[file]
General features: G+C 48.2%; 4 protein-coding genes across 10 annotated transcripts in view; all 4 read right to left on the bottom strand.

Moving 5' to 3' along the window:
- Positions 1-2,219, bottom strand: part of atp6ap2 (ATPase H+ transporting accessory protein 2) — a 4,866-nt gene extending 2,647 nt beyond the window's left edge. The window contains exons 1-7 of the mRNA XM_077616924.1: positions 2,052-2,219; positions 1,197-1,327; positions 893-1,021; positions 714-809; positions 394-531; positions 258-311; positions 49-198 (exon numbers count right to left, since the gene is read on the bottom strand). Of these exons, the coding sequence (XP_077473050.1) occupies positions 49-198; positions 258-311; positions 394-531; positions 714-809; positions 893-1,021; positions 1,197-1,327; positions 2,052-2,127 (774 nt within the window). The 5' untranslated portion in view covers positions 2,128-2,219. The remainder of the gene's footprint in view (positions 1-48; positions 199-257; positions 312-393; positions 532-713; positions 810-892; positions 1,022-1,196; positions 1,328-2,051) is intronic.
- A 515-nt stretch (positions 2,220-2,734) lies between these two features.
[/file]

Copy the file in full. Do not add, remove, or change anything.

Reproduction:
General features: G+C 48.2%; 4 protein-coding genes across 10 annotated transcripts in view; all 4 read right to left on the bottom strand.

Moving 5' to 3' along the window:
- Positions 1-2,219, bottom strand: part of atp6ap2 (ATPase H+ transporting accessory protein 2) — a 4,866-nt gene extending 2,647 nt beyond the window's left edge. The window contains exons 1-7 of the mRNA XM_077616924.1: positions 2,052-2,219; positions 1,197-1,327; positions 893-1,021; positions 714-809; positions 394-531; positions 258-311; positions 49-198 (exon numbers count right to left, since the gene is read on the bottom strand). Of these exons, the coding sequence (XP_077473050.1) occupies positions 49-198; positions 258-311; positions 394-531; positions 714-809; positions 893-1,021; positions 1,197-1,327; positions 2,052-2,127 (774 nt within the window). The 5' untranslated portion in view covers positions 2,128-2,219. The remainder of the gene's footprint in view (positions 1-48; positions 199-257; positions 312-393; positions 532-713; positions 810-892; positions 1,022-1,196; positions 1,328-2,051) is intronic.
- A 515-nt stretch (positions 2,220-2,734) lies between these two features.